South Texas Sociolinguistics

Eavesdropping on the Past: English and Spanish in Contact in Texas’ Rio Grande Valley, 1900-1945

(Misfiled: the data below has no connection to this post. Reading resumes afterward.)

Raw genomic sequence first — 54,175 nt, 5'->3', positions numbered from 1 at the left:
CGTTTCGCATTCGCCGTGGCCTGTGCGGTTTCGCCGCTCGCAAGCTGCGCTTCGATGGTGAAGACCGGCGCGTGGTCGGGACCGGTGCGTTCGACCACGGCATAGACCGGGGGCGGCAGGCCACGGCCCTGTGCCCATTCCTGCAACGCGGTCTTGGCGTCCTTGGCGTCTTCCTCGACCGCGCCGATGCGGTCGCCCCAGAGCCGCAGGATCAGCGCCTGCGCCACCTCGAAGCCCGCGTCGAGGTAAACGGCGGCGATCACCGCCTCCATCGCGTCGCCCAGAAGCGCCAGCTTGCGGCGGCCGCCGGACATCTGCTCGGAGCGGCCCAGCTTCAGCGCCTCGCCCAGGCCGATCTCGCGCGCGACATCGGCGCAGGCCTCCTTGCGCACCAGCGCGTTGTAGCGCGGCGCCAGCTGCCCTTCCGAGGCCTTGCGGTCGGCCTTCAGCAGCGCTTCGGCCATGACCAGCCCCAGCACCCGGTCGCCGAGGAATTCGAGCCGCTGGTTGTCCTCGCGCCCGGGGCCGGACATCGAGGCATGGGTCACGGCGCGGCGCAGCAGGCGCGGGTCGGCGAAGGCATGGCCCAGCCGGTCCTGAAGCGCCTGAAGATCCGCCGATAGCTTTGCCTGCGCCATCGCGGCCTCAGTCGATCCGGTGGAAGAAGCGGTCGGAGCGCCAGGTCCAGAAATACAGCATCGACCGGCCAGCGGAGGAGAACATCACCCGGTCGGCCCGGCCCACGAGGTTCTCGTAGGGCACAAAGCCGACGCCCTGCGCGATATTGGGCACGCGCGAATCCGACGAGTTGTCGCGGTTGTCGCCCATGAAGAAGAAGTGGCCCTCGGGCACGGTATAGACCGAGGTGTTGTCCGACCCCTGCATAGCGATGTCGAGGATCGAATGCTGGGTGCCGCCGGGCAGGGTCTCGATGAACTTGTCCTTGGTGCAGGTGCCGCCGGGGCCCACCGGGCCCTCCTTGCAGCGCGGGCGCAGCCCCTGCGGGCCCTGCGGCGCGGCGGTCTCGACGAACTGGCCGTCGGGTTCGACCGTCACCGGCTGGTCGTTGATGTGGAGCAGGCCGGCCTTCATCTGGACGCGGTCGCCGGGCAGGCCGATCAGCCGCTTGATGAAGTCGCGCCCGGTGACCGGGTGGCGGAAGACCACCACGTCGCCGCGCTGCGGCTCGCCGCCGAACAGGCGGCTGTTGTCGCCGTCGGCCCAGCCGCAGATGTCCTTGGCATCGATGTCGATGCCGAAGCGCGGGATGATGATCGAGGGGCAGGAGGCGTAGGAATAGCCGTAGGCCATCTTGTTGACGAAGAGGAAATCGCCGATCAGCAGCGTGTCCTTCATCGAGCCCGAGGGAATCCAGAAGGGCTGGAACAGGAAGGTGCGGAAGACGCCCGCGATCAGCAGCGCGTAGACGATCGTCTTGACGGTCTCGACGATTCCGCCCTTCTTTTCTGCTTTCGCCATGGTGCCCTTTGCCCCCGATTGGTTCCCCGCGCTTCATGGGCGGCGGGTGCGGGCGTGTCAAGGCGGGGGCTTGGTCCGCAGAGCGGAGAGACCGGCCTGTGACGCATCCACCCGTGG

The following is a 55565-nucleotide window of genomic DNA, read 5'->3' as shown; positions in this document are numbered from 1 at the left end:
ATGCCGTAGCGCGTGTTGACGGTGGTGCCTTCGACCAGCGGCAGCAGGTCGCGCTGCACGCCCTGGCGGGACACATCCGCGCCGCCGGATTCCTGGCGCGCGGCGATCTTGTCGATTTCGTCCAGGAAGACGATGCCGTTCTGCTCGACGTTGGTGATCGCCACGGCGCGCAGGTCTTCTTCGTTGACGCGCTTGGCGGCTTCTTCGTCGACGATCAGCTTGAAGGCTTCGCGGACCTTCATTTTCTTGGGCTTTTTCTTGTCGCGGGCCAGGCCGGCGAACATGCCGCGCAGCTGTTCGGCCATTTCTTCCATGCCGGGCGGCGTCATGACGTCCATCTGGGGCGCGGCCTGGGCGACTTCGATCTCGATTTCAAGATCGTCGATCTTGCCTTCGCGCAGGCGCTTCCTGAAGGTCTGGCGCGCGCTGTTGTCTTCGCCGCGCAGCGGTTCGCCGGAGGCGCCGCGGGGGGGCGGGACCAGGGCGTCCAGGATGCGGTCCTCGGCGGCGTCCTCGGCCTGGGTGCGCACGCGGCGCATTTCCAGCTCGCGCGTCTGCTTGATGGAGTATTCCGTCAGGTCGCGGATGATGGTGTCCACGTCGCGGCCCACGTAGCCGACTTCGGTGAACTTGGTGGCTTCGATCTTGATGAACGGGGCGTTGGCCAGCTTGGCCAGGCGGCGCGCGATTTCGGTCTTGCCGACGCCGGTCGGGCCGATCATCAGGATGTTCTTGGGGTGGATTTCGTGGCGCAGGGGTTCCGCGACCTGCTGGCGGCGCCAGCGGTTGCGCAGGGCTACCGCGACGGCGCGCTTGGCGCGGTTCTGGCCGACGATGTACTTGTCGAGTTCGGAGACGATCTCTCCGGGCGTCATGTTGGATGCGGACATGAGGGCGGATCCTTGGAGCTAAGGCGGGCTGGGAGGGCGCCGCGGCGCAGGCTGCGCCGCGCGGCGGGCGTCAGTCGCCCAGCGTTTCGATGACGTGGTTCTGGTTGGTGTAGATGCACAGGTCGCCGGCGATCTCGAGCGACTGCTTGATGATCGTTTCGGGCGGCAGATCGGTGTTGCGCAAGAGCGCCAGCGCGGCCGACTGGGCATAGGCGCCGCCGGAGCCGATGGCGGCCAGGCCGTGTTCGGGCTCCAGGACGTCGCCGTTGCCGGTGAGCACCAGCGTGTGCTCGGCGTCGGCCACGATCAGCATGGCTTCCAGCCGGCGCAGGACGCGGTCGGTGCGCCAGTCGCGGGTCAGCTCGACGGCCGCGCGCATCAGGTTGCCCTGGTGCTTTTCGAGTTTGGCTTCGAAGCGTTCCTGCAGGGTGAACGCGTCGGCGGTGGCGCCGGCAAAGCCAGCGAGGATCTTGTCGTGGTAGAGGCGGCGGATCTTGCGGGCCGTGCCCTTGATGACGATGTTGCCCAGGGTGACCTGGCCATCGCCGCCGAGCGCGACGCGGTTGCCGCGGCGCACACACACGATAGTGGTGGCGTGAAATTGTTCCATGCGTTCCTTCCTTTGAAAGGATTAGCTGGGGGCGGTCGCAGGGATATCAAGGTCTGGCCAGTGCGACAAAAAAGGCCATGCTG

In the spring of 2015, I wrote a master’s thesis on the historical sociolinguistics of early twentieth-century South Texas. My goal was to compile primary sources from oral history and then place them in a theoretical frame useful for secondary teachers of English Language Arts, Spanish, and ESL. The primary source material derived primarily from almost-ruined cassette tapes recorded in the 1980s by the Mission Historical Society (which was sending students into assisted living homes to converse with residents who could remember the 1910s, ’20s, and ’30s). My theoretical framework drew upon Alexandra Jaffe’s theorizing of stance, Pierre Bourdieu’s classic work on the linguistic marketplace , and Asif Agha’s commodity-mediated study of language and social relations. If you are a Texas history or language teacher (or are simply interested in the subject), please feel free to download the document (click “download” above). I would love to hear your thoughts.